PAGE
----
The present invention relates to a device isolation method with use of a shallow trench isolation (STI). More specifically, the present invention provides a method for forming a device isolation layer capable of preventing incidences of the leakage current phenomenon and the cross-talk phenomenon between the neighboring unit pixels of the image sensor. Accordingly, the present invention is applicable for high technologies in micronization for proving a micronized line width of around or below about 0.18 μm.

Also, the present invention can still be applicable for a case of using the trench structure of a charge coupled device (CCD) in addition to the CMOS image sensor.

By following the preferred embodiment of the present invention, it is possible to reduce the cross-talk phenomenon without decreasing the dynamic range as well as to improve the leakage current. Furthermore, stability in overall processes can be achieved by employing the spacer during the high energy ion implantation process.

While the present invention has been described with respect to certain preferred embodiments, it will be apparent to those skilled in the art that various changes and modifications may be made without departing from the scope of the invention as defined in the following claims.

Referenced by
Citing PatentFiling datePublication dateApplicantTitle
US7154136 *Feb 20, 2004Dec 26, 2006Micron Technology, Inc.Isolation structures for preventing photons and carriers from reaching active areas and methods of formation
US7187052 *Oct 25, 2004Mar 6, 2007Canon Kabushiki KaishaPhotoelectric conversion apparatus and image pick-up system using the photoelectric conversion apparatus
US7400004May 10, 2006Jul 15, 2008Micron Technology, Inc.Isolation structures for preventing photons and carriers from reaching active areas and methods of formation
US7492027Feb 20, 2004Feb 17, 2009Micron Technology, Inc.Reduced crosstalk sensor and method of formation
US7531885 *Dec 7, 2006May 12, 2009Canon Kabushiki KaishaPhotoelectric conversion apparatus and image pick-up system using the photoelectric conversion apparatus
US7534691Jul 31, 2006May 19, 2009Aptina Imaging CorporationIsolation structures for preventing photons and carriers from reaching active areas and methods of formation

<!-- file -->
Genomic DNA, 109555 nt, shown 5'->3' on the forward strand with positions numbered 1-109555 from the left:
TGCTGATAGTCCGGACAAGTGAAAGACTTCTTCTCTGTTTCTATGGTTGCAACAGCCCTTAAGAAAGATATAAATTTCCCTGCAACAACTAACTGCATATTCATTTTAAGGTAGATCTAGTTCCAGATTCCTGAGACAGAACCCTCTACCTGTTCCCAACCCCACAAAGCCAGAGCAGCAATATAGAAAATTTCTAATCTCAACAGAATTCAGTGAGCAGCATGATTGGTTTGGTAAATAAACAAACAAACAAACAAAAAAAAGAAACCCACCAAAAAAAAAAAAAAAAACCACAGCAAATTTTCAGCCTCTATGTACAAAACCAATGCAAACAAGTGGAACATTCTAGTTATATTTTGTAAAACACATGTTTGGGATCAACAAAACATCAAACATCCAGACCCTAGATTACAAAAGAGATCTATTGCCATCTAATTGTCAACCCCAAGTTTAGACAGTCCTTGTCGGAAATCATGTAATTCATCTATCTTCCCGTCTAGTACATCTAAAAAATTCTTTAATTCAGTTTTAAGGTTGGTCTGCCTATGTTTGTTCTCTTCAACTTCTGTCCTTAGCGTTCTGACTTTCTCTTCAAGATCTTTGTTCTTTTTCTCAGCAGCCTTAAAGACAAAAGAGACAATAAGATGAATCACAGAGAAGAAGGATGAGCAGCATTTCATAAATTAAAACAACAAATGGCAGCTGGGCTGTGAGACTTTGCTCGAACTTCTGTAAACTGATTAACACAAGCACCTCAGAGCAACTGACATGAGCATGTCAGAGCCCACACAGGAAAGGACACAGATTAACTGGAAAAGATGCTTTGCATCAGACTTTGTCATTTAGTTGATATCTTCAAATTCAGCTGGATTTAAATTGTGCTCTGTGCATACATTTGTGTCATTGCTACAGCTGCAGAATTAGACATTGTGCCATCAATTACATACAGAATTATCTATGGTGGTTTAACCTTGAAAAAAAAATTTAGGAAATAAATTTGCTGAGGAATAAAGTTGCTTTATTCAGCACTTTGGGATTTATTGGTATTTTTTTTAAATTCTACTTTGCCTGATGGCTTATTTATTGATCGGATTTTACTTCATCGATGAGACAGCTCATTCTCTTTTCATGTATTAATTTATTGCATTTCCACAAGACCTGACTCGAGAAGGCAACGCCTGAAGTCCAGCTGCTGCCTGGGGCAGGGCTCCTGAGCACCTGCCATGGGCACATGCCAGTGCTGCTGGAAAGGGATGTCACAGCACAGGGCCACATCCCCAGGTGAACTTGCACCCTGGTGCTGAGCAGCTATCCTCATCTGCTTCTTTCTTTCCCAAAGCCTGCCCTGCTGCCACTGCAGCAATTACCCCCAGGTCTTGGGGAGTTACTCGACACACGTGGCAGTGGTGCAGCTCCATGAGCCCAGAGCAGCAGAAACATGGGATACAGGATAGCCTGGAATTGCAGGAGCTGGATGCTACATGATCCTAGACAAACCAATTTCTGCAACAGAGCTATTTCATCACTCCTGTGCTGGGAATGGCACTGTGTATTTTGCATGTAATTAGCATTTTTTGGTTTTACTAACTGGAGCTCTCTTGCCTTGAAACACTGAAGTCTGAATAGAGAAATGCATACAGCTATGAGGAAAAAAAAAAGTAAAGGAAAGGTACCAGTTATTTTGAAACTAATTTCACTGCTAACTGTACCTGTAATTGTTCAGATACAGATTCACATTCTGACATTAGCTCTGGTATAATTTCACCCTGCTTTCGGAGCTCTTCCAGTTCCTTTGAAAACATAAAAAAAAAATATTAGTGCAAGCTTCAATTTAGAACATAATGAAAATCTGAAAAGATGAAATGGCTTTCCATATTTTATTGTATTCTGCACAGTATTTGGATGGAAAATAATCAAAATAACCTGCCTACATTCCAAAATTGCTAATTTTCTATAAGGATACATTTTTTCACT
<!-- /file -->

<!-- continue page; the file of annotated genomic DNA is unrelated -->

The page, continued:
US7544560 *Aug 11, 2006Jun 9, 2009Samsung Electronics Co., Ltd.Image sensor and fabrication method thereof
US7556990 *Dec 29, 2005Jul 7, 2009Dongbu Electronics Co., Ltd.CMOS image sensor having improved signal efficiency and method for manufacturing the same
US7595213 *Sep 7, 2006Sep 29, 2009Samsung Electronics Co., Ltd.Semiconductor devices, CMOS image sensors, and methods of manufacturing same
US7608872 *Dec 13, 2005Oct 27, 2009Kim Sang-YoungComplementary metal oxide semiconductor image sensor and method for fabricating the same
US7800146Aug 26, 2005Sep 21, 2010Aptina Imaging CorporationImplanted isolation region for imager pixels
US7855407 *Dec 13, 2007Dec 21, 2010Dongbu Hitek Co., Ltd.CMOS image sensor and method for manufacturing the same
US7863144 *Aug 29, 2007Jan 4, 2011Dongbu Hitek Co., Ltd.Semiconductor device and method for manufacturing the device
US8071455Apr 15, 2009Dec 6, 2011Aptina Imaging CorporationIsolation structures for preventing photons and carriers from reaching active areas and methods of formation
US8084284Oct 27, 2009Dec 27, 2011Intellectual Ventures Ii LlcComplementary metal oxide semiconductor image sensor and method for fabricating the same
US8237206 *Aug 12, 2008Aug 7, 2012United Microelectronics Corp.CMOS image sensor, method of making the same, and method of suppressing dark leakage and crosstalk for CMOS image sensor
US8673669Jul 2, 2012Mar 18, 2014United Microelectronics Corp.Method of making a CMOS image sensor and method of suppressing dark leakage and crosstalk for a CMOS image sensor
US8815628Dec 12, 2011Aug 26, 2014Intellectual Ventures Ii LlcComplementary metal oxide semiconductor image sensor and method for fabricating the same
US20100038688 *Aug 12, 2008Feb 18, 2010Hsin-Ping WuCMOS image sensor, method of making the same, and method of suppressing dark leakage and crosstalk for CMOS image sensor
Classifications
U.S. Classification438/60, 438/75
International ClassificationH01L21/00, H01L27/00, H01L27/146
Cooperative ClassificationH01L27/14689, H01L27/1463
European ClassificationH01L27/146A12, H01L27/146V6